Russ

Modeling the early '50s Erie in Paterson, NJ.  Here's the link to my railroad postcard collection: https://railroadpostcards.blogspot.com/

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Posted by toptrain on Tuesday, April 02, 2019 7:39 AM

Russ dont worry. i dont know what a OP is.

BigDaddy,  No photos just 3 lithographs and one drawing. The drawing being the oldest and is said in text in the book about the Patterson and Hudson River RR, "From the Hills to the Hudson" on page 178 to be a view of the first depot as it appeared on opening day. This is a bad drawing of the depot that another artist embellished by adding surrounding details drawn in a much better quality than the drawing of the trainshed itself, most likely to make the drawing more interesting. All below drawings are found on-line

 

*An Appleton lithograph from one of the travel guides published in the mid 1840’s is below the drawing of the trainshed. A small view from the west on Green Street of the train shed entrance.  

*A second Lithograph is on an 1841 map of Jersey City in its lower right hand corner. It is a view drawn from the west side of Washington Street looking east, along where the two main lines pass through that street. It shows the roundhouse and turntable with the south side of the locomotive maintenance building. To the right is half of the front of the car manufacturing and service building.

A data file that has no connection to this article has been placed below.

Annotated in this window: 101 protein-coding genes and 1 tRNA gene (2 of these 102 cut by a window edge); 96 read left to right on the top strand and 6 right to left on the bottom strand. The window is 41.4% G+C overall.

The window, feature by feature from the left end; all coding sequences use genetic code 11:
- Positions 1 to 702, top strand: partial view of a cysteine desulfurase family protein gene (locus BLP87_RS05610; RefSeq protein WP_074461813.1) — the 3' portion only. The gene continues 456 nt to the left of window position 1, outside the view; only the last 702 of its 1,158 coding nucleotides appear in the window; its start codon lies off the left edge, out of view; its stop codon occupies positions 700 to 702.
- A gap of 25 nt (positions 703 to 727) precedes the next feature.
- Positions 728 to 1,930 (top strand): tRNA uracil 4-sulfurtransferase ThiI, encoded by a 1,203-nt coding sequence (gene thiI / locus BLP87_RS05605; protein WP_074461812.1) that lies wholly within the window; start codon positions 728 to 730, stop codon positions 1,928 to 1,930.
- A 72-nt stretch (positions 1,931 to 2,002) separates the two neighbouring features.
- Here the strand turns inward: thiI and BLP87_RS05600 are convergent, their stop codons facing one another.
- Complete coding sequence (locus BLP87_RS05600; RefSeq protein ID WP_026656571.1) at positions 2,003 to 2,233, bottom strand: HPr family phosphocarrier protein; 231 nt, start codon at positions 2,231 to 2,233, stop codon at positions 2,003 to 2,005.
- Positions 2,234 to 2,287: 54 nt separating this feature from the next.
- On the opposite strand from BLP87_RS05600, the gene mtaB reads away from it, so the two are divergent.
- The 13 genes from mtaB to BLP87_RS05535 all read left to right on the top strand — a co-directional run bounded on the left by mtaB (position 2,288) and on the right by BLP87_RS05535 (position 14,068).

* The third lithograph is the same location on the 1948 map of Jersey City. It shows the only view of the east side of the depot head house, with it Greek temple like appearance.

* Now that is all that I have found to be use full in building this depot. There is no architectural drawings found anywhere of these buildings. They did exist. Length and with measurements for the buildings come from the footprints of the buildings on the 1948 map. The footprints are the same on the 1841, 1844 and 1848 maps. The only difference is the location ot the 17 columns that make up the complete colonnade of the south, east, and north wall of the head house is shown of the 1848 map. So these maps will give you length, and with of all buildings. Height is something else and all the views in the 4 drawings I mentioned did give me the proper perspective for height measurements.

* Sources for historic information on the New Jersey railroad and Transportation Co.  are the best first;

1 Bulletin No. 88. The Railway and Locomotive Historical Society, May 1953. Page 100 to 174 end of Bulletin.

2. From the Hills to the Hudson, by W. A. Lucas.

3. The Railroads in New Jersey, by Cunnigham.

4. From Indian Train to Iron Horse, by Weaton J. Lane

 

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Posted by toptrain on Thursday, April 04, 2019 7:58 AM

I

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Posted by toptrain on Friday, April 26, 2019 10:02 AM

I guess nobody liked my trying to copy a 185 year old lithograph view with the models i built to copy them. frank

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Posted by mbinsewi on Friday, April 26, 2019 10:11 AM

toptrain
I guess nobody liked my trying to copy a 185 year old lithograph view with the models i built to copy them. frank

Why do you say that? Confused  

And your question in a previous post above, OP means original poster, as in this thread, you are the OP.  Smile, Wink & Grin

Mike.

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Posted by toptrain on Wednesday, May 01, 2019 4:49 PM

so much for this